The goal of this project is to understand and reduce the negative impacts of derelict fishing gear in the Maryland portion of the Chesapeake Bay.
Understanding the Derelict Fishing Gear Situation in Maryland's Chesapeake Bay
Losing gear is an unavoidable part of being a commercial fisherman, and in today's modern world some gear is made out of more robust and durable materials, allowing the gear to persist longer in the environment after it has been lost beneath the waves. It is important, then, that we understand the impacts of these derelict fishing gears. One documented impact of derelict fishing gear in fisheries around the world is the continued catching of animals in the gear, a phenomenon known as ghost fishing. Often, the animals trapped in lost gear starve to death.
SERC is currently looking into the impacts of lost and derelict blue crab pots in the Maryland portion of the Chesapeake Bay. The project focuses on gathering information from watermen, peer-reviewed journals, and agency reports in order to understand the issue better and to direct our future efforts. We are particularly interested in technologies and methods to address impacts of derelict pots, such as reducing pot loss, increasing pot recovery, and disarming pots after loss.
Participants of the Maryland Blue Crab Ghost Pot Workshop.
An important aspect of this project is engaging watermen and involving them in discussions about the pot loss issue and discussions about which directions to go next. In November, SERC held a Maryland Blue Crab Ghost Pot Workshop in which watermen from all over the state came to discuss with us their experiences with blue crab pot loss and recovery and to help us make decisions about which directions the project should move next. It was agreed by all present that prevention of pot loss is the best solution and many good ideas for public education and outreach were discussed. We also were able to pinpoint some research needs to help better understand exactly how blue crab pots are affecting or not affecting the Bay ecosystem. The waterman's input was very valuable in helping us understand this issue better.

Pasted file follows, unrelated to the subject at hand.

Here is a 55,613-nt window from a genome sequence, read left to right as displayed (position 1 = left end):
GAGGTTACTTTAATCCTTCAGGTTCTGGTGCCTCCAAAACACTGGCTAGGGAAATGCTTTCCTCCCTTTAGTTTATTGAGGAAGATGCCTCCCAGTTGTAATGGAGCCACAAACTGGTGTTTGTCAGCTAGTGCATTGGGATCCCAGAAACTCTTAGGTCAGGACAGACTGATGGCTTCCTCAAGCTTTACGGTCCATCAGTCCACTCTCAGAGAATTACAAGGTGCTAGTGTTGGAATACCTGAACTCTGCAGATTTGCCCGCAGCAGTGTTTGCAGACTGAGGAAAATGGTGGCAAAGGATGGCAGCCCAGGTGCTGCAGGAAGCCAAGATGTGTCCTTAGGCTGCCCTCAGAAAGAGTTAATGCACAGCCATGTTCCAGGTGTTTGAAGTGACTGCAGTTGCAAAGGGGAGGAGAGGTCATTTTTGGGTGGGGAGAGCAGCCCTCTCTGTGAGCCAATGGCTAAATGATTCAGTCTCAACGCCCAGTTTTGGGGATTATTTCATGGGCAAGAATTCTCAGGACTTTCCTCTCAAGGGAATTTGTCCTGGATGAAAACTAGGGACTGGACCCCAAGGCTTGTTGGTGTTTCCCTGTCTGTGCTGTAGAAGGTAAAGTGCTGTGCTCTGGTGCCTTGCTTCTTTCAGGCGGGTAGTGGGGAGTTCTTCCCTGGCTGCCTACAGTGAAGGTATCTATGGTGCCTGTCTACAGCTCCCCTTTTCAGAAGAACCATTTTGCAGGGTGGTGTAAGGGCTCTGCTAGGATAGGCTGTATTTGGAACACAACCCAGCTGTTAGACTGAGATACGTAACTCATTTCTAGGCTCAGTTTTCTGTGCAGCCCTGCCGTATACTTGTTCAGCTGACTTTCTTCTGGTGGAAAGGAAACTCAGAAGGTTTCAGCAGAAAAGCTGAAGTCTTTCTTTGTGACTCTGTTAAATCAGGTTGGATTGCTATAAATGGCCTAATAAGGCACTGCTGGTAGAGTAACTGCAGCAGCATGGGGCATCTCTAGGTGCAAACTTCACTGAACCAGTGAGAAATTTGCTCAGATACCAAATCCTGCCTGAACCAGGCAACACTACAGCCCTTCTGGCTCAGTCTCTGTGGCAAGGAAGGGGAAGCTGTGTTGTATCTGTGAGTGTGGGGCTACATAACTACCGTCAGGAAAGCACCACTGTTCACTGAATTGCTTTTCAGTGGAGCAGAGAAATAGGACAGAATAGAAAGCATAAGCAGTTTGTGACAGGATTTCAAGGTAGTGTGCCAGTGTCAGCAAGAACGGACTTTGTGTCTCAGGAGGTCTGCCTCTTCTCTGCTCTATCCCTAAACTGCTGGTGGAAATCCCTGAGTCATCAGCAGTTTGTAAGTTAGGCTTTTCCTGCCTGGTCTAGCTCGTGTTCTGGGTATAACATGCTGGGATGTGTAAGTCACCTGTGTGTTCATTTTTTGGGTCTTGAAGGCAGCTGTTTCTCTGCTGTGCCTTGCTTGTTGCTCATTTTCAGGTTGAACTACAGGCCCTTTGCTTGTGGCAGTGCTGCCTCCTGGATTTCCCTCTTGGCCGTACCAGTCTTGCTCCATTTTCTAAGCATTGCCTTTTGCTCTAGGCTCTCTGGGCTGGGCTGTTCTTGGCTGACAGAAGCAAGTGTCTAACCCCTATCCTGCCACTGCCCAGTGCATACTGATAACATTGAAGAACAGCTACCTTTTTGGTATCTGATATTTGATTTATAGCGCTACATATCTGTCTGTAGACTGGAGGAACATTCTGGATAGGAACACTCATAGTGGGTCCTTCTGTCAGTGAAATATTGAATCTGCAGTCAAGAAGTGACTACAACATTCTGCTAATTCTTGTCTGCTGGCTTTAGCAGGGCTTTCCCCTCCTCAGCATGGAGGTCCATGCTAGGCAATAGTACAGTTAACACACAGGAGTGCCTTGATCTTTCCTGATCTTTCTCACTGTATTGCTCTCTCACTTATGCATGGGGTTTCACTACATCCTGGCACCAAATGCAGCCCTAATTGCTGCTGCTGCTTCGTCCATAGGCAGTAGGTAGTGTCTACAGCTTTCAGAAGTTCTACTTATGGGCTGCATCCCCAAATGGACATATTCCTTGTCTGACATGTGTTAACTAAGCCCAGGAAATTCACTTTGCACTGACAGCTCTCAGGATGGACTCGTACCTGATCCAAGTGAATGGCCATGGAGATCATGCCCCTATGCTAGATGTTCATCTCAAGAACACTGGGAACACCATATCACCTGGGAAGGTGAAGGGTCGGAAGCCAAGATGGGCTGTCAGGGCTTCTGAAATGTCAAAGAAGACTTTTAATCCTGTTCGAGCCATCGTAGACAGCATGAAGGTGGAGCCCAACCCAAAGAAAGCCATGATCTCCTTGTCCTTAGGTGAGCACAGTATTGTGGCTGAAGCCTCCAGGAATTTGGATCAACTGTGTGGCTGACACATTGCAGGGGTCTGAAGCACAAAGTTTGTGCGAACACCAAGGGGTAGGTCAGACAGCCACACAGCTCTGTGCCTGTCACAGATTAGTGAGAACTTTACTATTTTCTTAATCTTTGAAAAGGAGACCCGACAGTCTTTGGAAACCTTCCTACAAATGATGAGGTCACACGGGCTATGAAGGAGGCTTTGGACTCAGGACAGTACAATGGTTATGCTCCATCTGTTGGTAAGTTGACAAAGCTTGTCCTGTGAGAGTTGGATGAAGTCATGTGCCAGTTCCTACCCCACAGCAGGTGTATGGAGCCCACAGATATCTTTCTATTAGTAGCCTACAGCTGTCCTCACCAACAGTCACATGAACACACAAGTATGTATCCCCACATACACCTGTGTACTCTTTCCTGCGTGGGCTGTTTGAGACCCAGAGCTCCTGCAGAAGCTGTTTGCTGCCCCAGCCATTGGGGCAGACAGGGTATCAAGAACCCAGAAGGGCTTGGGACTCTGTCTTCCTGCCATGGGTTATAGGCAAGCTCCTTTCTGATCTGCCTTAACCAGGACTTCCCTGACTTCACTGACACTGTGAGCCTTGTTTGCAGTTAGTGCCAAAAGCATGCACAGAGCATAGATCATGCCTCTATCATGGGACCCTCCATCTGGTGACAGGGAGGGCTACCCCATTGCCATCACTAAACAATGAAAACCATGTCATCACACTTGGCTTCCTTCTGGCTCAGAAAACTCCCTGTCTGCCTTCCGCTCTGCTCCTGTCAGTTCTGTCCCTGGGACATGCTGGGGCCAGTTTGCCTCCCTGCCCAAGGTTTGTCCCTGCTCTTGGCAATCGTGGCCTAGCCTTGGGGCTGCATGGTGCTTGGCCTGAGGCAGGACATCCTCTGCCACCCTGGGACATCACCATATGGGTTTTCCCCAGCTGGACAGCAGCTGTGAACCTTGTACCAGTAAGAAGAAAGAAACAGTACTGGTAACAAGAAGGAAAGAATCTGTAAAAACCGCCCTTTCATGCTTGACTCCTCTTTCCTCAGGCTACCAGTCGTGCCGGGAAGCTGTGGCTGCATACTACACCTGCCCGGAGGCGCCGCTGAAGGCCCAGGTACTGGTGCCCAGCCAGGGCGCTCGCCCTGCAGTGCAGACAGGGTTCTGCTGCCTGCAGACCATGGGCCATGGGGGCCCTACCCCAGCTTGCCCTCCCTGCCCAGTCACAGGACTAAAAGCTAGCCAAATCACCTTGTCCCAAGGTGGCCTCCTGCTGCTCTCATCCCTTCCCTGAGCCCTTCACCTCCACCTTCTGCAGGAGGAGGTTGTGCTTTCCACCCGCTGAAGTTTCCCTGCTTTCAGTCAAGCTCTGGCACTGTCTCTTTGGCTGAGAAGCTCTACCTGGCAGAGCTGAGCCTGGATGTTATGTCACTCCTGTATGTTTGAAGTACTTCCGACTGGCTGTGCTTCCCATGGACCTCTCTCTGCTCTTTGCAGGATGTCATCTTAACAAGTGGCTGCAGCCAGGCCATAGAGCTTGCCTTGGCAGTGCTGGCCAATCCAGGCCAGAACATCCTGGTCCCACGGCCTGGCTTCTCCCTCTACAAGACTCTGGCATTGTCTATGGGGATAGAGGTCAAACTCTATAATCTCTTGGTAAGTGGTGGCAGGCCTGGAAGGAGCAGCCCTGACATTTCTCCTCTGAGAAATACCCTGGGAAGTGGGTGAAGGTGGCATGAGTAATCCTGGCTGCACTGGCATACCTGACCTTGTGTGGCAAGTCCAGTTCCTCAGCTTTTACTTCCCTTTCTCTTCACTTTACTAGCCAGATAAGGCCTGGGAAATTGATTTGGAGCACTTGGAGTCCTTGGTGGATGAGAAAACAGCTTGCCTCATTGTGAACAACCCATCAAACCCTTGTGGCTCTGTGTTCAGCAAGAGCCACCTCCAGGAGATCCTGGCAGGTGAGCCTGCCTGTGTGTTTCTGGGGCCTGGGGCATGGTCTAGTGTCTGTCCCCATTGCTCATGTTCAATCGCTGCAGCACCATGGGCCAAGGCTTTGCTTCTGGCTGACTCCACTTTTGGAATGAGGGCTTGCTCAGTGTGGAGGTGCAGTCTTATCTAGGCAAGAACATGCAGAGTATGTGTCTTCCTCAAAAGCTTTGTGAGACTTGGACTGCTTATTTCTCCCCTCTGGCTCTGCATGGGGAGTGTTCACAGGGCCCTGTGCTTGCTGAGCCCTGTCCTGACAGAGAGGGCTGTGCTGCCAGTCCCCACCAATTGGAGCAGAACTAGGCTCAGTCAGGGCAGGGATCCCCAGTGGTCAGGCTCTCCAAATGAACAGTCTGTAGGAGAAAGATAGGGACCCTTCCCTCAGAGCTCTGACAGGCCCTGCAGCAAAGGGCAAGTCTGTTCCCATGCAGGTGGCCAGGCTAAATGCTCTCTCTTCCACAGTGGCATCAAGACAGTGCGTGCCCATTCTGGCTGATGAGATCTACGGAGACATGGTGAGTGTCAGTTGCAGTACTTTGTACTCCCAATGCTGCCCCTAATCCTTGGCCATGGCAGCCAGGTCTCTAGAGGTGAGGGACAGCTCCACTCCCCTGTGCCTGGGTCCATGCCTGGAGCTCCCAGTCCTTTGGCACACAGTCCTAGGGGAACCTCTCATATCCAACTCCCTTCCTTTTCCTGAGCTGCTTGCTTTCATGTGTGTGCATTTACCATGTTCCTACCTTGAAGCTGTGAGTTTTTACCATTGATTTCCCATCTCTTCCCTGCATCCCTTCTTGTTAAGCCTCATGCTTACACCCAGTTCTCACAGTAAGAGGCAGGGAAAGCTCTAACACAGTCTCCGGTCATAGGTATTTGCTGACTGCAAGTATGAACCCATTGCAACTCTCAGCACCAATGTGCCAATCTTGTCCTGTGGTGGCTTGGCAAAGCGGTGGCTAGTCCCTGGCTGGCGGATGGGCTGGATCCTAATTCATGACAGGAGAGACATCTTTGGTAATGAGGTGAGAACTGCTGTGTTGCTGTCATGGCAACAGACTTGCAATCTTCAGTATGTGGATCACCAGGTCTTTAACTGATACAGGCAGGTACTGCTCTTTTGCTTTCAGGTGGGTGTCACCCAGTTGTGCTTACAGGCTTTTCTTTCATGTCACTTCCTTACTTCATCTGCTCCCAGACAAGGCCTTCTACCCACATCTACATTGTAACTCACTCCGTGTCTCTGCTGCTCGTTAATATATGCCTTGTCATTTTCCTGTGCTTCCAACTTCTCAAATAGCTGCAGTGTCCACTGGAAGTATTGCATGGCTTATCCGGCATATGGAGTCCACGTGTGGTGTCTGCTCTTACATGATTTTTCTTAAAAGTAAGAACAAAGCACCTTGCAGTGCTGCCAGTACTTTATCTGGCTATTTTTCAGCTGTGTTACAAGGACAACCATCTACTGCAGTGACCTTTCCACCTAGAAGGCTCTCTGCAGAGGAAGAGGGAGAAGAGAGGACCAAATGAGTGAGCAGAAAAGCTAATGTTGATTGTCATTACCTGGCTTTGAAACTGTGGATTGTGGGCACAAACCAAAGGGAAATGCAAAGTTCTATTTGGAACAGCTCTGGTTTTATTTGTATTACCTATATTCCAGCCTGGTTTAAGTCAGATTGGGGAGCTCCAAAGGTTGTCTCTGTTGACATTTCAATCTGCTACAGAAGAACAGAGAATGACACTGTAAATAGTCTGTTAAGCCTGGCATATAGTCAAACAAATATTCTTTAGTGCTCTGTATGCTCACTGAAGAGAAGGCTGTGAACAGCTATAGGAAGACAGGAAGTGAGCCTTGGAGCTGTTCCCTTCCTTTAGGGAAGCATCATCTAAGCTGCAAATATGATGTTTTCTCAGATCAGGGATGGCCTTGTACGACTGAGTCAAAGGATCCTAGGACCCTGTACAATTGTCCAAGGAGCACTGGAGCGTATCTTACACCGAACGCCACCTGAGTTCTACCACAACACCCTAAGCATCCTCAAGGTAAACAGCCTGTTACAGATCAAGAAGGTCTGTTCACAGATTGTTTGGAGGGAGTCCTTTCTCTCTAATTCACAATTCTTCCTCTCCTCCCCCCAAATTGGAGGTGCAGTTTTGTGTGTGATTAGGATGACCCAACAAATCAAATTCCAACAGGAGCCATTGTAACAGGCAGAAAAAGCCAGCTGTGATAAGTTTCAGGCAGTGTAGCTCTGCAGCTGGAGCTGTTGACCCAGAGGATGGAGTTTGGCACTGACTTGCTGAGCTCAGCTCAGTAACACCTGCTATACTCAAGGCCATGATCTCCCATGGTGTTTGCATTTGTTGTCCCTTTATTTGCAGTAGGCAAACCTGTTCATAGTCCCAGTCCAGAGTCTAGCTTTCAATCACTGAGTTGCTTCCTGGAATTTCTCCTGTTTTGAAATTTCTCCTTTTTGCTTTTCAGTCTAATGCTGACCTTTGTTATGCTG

Want to learn more about ghost pots and how to prevent them from harming marine life? Check out these pdfs from our 2015 educational display.
2015 Ghost Pots Educational Display
To further our public education and outreach, SERC had a booth at the 2015 Commercial Fishermen's & Aquaculture Trade Exposition at Ocean City, MD -- put on by the Maryland Watermen's Association. While we have many projects, we focused on talking to passersby about our blue crab tagging program and the ghost pots:
Interested in this Topic? Here's a Review of Available Information.
As part of this project, we have compiled a list (in Excel database form) of over 200 pieces of literature and informational material related to ghost pots; the list includes peer-reviewed articles, published and unpublished reports, master's theses, guidelines, presentations, online articles, book chapters, scientific posters, technical memorandums, informational flyers, conference proceedings, and regulations. The database does not include copies of these materials. The main focus onf this information review is ghost fishing by traps/pots with a focus on methods, techniques, and especially technologies that have been tested and used to aid in the reduction of ghost fishing by ghost traps/pots. The database is available below for you to download if you'd like:
Additionally, we have compiled all available information we could find pertaining to strategies that have been tested for reducing ghost fishing by traps/pots. To view this database of information, click below:
If you see any errors in either of the databases, or if you feel there is information we should add, please let us know!